if not isinstance(other, Message):
return NotImplemented
return self.body == other.body

Then, at the end of the test, we use the following expectation:

message_client_mock.send.assert_called_once_with(Message("Message 1"))

Partially Matching Arguments

Sometimes, we might want to do some “fuzzy” matching — that is, don’t check for the exact arguments a function was called with, but check some portion of them. To stay with our user story of sending emails: imagine, the actual emails contains lots of text, of which some is somewhat arbitrary and specific (e.g. a date / time).

To do this, we implement a new proxy class, which implements the __eq__ operator w.r.t. Message. Here, we simply subclass string, and check it being contained in message.body:

class MessageMatcher(str):
def __eq__(self, other: object):
if not isinstance(other, Message):
return NotImplemented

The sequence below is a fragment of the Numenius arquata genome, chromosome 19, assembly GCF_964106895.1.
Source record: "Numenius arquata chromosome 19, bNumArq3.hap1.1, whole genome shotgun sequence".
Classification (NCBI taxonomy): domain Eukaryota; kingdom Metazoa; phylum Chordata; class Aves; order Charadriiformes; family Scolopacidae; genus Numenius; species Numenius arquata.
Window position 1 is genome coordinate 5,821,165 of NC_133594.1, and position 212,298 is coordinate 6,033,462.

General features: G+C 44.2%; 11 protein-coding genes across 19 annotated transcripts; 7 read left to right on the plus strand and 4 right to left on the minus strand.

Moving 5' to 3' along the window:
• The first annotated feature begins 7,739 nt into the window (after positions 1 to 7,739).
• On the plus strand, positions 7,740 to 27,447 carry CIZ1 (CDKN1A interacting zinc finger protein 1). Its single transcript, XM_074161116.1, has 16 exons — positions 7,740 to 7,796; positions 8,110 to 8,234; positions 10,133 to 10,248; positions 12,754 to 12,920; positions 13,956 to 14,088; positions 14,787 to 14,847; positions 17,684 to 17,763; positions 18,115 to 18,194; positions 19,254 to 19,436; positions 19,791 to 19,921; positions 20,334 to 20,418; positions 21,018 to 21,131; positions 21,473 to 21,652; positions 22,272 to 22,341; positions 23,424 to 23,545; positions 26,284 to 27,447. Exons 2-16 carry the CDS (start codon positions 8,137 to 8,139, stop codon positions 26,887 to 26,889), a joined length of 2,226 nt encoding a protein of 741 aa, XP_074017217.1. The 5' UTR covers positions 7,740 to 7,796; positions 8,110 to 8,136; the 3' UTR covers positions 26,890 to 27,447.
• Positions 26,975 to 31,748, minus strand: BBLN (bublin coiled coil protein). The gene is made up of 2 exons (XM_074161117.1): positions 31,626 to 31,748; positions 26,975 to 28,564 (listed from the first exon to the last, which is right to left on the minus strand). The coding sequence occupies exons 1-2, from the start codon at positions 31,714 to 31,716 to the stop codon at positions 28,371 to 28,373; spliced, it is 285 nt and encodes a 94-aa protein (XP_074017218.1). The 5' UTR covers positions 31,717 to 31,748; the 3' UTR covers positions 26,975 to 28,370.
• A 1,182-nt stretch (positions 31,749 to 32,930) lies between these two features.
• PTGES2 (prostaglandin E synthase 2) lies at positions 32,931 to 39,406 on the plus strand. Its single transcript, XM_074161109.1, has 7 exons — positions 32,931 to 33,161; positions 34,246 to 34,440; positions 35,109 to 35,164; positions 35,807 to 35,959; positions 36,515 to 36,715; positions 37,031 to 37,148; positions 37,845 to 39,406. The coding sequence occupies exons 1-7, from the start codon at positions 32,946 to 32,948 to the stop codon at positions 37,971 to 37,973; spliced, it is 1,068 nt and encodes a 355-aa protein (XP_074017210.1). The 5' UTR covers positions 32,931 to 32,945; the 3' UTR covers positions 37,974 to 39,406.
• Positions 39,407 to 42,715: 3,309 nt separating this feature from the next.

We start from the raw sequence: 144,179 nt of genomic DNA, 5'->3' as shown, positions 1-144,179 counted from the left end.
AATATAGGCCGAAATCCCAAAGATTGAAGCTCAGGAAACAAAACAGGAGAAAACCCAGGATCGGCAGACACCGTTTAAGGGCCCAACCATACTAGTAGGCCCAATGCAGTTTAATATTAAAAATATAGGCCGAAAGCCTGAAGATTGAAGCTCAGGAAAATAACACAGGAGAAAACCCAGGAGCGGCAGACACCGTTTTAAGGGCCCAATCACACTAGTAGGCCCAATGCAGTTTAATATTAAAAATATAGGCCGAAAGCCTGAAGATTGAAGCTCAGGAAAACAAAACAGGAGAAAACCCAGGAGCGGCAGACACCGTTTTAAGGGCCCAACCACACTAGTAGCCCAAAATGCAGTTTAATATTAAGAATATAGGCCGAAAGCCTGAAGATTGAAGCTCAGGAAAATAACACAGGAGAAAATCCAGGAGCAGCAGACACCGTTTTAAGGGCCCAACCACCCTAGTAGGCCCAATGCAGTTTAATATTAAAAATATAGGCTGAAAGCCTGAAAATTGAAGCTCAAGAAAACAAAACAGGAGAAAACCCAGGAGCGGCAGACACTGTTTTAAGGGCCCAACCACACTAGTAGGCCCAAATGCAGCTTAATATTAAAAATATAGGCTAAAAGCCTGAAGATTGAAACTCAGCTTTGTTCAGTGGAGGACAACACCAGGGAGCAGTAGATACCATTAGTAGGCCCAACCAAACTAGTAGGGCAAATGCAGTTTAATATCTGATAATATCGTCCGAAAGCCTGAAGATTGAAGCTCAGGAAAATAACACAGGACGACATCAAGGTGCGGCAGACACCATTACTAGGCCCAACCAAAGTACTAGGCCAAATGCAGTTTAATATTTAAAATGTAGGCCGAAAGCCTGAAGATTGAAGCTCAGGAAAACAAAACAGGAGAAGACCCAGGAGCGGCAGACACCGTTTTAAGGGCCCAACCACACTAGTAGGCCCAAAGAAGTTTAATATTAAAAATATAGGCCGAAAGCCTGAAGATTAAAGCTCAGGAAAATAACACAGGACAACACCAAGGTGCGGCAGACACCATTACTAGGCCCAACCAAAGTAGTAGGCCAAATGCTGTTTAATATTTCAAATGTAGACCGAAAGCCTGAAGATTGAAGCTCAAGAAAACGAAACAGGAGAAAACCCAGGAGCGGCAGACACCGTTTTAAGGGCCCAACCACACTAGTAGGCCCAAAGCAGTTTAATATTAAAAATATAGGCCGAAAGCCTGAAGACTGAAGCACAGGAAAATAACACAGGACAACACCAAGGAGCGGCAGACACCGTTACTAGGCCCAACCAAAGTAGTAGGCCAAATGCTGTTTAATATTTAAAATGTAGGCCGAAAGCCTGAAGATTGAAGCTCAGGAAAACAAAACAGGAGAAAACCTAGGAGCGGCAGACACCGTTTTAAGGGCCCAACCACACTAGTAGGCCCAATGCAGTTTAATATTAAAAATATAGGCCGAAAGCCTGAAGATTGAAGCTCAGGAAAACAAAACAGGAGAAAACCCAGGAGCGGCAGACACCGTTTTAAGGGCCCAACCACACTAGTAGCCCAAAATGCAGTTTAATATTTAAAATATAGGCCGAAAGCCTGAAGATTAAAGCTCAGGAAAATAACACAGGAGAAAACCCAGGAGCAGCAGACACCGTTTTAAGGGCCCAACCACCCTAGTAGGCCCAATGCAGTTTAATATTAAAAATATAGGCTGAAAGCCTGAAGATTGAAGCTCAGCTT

return self in other.body

We can then assert that the sent message e.g. contains a “1”:


Checking Arguments for Multiple Calls

Naturally, only being able to check that a function was called once is not very helpful. If we want to check a function was called N times with different arguments, we can use assert_has_calls. This expects a list of of type call, with each element describing one expected call:

[call(Message("Message 1")), call(MessageMatcher("2"))]

This brings us to the end of this article. After recapping the basics of pytest and asyncio, we dove into a real-world example and analysed some advanced testing, and in particular mocking, techniques.

We saw how to test and mock async functions, how to assert they are called as expected, and how to relax equality checks for the expected arguments.

I hope you enjoyed reading this tutorial — thanks for tuning in!